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United States District Court for the District of Columbia

February 26, 2004.

IRA L. FRANK, Plaintiff,
TOM RIDGE, Secretary, U.S. Department of Homeland Security, Defendant

The opinion of the court was delivered by: RICARDO URBINA, District Judge



In this employment-discrimination action, the pro se plaintiff*fn1 is a special agent of the Immigration and Naturalization Service ("INS") who is suing the Secretary of Homeland Security ("the defendant").*fn2 The plaintiff brings suit pursuant to Title VII of the Civil Rights Act, 42 U.S.C. § 2000e et seq. alleging that the INS discriminated against him on the basis of gender by demoting and transferring him after receiving allegations of inappropriate sexual comments. In response to the plaintiff's complaint, the defendant filed a motion to dismiss pursuant to Federal Rule of Civil Procedure 12(b)(1) and (6). Because the court lacks subject-matter jurisdiction, the court grants the defendant's motion to dismiss. Page 2


  A. Factual Background

  This tale of two claims begins in 1996. The plaintiff, then a grade GS-15 supervisory special INS agent serving as Assistant District Director for Investigations in the San Antonio district office, was accused of making inappropriate comments of a sexual nature. Compl. ¶ 3.1.Although the plaintiff denied the allegations, the INS commenced an investigation. Id. ¶¶ 3.1, 3.4. In October 1998, after finding that the plaintiff had disobeyed orders and engaged in conduct unbecoming an officer, the district director for the Chicago INS field office demoted him to a grade GS-14 non-supervisory position and transferred him to Washington, D.C. Id. ¶¶ 3.5, 3.12; Def.'s Mot. to Dismiss ("Def.'s Mot.") at 1-2 (citing Frank v. Ashcroft, No. 01-0225, slip op. at 2 (W.D. Tex. Feb. 18, 2002)). The district director informed the plaintiff that he could either (1) appeal his demotion to the Merit Systems Protection Board ("MSPB"), and during that appeal raise any discrimination claims, or (2) proceed with any discrimination claims through the INS' equal employment opportunity ("EEO") process. Def.'s Mot. at 2 (citing Frank, slip op. at 2). The district director alerted the plaintiff that he could "appeal only through one of the two processes and whichever forum you file first with will determine your election of process." Id.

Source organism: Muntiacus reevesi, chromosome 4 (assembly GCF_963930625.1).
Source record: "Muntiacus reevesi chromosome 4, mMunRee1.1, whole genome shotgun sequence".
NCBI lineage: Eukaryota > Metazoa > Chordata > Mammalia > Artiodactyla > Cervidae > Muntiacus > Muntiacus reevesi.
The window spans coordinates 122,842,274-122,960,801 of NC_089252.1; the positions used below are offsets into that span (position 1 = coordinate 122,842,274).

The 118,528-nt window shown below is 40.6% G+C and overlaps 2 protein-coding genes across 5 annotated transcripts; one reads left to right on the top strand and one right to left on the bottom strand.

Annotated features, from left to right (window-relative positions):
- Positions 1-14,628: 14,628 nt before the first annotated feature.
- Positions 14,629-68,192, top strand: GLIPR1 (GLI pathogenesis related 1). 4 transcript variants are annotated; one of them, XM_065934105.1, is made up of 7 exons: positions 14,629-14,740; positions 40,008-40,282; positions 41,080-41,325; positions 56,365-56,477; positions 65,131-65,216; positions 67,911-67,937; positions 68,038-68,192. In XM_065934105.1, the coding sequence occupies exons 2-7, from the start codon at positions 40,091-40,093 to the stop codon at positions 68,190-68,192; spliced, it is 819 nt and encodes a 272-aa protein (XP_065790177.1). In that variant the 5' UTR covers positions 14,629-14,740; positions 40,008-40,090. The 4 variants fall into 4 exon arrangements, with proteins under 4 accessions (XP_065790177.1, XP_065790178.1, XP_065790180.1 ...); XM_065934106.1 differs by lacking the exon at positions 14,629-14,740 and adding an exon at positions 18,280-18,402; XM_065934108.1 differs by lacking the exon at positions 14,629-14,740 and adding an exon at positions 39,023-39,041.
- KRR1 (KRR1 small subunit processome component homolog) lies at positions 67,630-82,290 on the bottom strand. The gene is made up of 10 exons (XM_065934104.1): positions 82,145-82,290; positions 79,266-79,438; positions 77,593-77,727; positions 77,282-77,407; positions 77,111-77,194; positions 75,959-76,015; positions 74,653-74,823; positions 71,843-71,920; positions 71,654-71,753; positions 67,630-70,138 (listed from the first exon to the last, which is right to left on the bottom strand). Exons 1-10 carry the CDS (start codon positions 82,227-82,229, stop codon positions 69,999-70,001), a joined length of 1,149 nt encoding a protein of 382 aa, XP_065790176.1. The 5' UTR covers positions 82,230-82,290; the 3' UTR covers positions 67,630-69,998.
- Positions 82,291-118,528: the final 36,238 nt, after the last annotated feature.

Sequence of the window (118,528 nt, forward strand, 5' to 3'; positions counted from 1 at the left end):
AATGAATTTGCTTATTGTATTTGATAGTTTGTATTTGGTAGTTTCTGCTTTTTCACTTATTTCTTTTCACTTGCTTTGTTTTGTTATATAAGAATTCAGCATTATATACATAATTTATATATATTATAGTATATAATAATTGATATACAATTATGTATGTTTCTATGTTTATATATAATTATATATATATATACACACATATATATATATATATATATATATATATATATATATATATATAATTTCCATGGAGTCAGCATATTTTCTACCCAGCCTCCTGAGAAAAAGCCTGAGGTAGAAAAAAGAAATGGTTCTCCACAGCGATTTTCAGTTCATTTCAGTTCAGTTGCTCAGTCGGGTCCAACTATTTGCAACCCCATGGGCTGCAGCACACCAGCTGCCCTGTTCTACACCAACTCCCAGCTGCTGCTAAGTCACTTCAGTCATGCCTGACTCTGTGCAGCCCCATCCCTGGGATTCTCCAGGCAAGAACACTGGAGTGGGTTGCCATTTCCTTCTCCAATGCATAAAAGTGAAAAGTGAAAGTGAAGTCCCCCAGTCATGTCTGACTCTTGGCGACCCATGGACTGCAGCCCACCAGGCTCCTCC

The chain of events which followed are critical to this case. In December 1998, with the assistance of counsel, the plaintiff appealed his demotion to the MSPB, also raising a defense of whistleblower protection. Id. (citing Frank, slip op. at 3); Pl.'s Opp'n at 2, 3 n.3. In October 1999, the plaintiff refiled his MSPB appeal, adding a claim of religious discrimination.*fn3 Def.'s Mot. at 2; Pl.'s Opp'n at 2. After a three-day hearing, the MSPB administrative judge affirmed Page 3 the plaintiffs demotion in July 2000. Compl. ¶ 2.3.5; Def.'s Mot. at 3 (citing Frank, slip op. at 3); Pl's Opp'n at 3. In September 2000, the plaintiff petitioned the MSPB for review of the MSPB administrative judge's decision, dropping his religious-discrimination claim in the process. Id.